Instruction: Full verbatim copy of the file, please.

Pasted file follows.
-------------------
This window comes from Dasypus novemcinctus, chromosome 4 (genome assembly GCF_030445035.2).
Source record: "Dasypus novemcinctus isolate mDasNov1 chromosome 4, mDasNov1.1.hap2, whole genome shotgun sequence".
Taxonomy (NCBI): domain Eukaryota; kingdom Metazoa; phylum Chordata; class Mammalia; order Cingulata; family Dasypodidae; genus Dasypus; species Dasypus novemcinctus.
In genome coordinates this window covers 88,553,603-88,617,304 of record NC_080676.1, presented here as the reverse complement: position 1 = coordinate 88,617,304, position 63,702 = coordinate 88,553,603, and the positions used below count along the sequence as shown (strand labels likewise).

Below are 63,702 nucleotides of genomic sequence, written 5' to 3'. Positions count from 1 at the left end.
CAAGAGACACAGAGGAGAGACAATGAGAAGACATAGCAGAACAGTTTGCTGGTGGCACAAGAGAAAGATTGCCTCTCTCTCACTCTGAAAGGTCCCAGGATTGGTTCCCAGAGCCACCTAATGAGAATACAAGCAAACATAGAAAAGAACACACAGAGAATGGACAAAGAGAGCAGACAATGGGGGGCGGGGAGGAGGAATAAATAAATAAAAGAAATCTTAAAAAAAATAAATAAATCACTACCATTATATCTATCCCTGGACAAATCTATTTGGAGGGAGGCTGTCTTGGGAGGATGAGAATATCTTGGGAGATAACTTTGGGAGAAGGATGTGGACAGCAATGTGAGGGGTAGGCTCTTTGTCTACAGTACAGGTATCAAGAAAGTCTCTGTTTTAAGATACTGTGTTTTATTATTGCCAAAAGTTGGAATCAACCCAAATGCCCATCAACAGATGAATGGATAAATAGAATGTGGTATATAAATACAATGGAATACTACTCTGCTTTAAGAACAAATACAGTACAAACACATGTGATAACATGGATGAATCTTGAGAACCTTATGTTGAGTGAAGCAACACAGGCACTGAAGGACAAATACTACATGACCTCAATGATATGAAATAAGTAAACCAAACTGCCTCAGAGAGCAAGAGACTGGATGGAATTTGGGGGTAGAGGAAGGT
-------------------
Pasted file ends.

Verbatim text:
This window comes from Dasypus novemcinctus, chromosome 4 (genome assembly GCF_030445035.2).
Source record: "Dasypus novemcinctus isolate mDasNov1 chromosome 4, mDasNov1.1.hap2, whole genome shotgun sequence".
Taxonomy (NCBI): domain Eukaryota; kingdom Metazoa; phylum Chordata; class Mammalia; order Cingulata; family Dasypodidae; genus Dasypus; species Dasypus novemcinctus.
In genome coordinates this window covers 88,553,603-88,617,304 of record NC_080676.1, presented here as the reverse complement: position 1 = coordinate 88,617,304, position 63,702 = coordinate 88,553,603, and the positions used below count along the sequence as shown (strand labels likewise).

Below are 63,702 nucleotides of genomic sequence, written 5' to 3'. Positions count from 1 at the left end.
CAAGAGACACAGAGGAGAGACAATGAGAAGACATAGCAGAACAGTTTGCTGGTGGCACAAGAGAAAGATTGCCTCTCTCTCACTCTGAAAGGTCCCAGGATTGGTTCCCAGAGCCACCTAATGAGAATACAAGCAAACATAGAAAAGAACACACAGAGAATGGACAAAGAGAGCAGACAATGGGGGGCGGGGAGGAGGAATAAATAAATAAAAGAAATCTTAAAAAAAATAAATAAATCACTACCATTATATCTATCCCTGGACAAATCTATTTGGAGGGAGGCTGTCTTGGGAGGATGAGAATATCTTGGGAGATAACTTTGGGAGAAGGATGTGGACAGCAATGTGAGGGGTAGGCTCTTTGTCTACAGTACAGGTATCAAGAAAGTCTCTGTTTTAAGATACTGTGTTTTATTATTGCCAAAAGTTGGAATCAACCCAAATGCCCATCAACAGATGAATGGATAAATAGAATGTGGTATATAAATACAATGGAATACTACTCTGCTTTAAGAACAAATACAGTACAAACACATGTGATAACATGGATGAATCTTGAGAACCTTATGTTGAGTGAAGCAACACAGGCACTGAAGGACAAATACTACATGACCTCAATGATATGAAATAAGTAAACCAAACTGCCTCAGAGAGCAAGAGACTGGATGGAATTTGGGGGTAGAGGAAGGT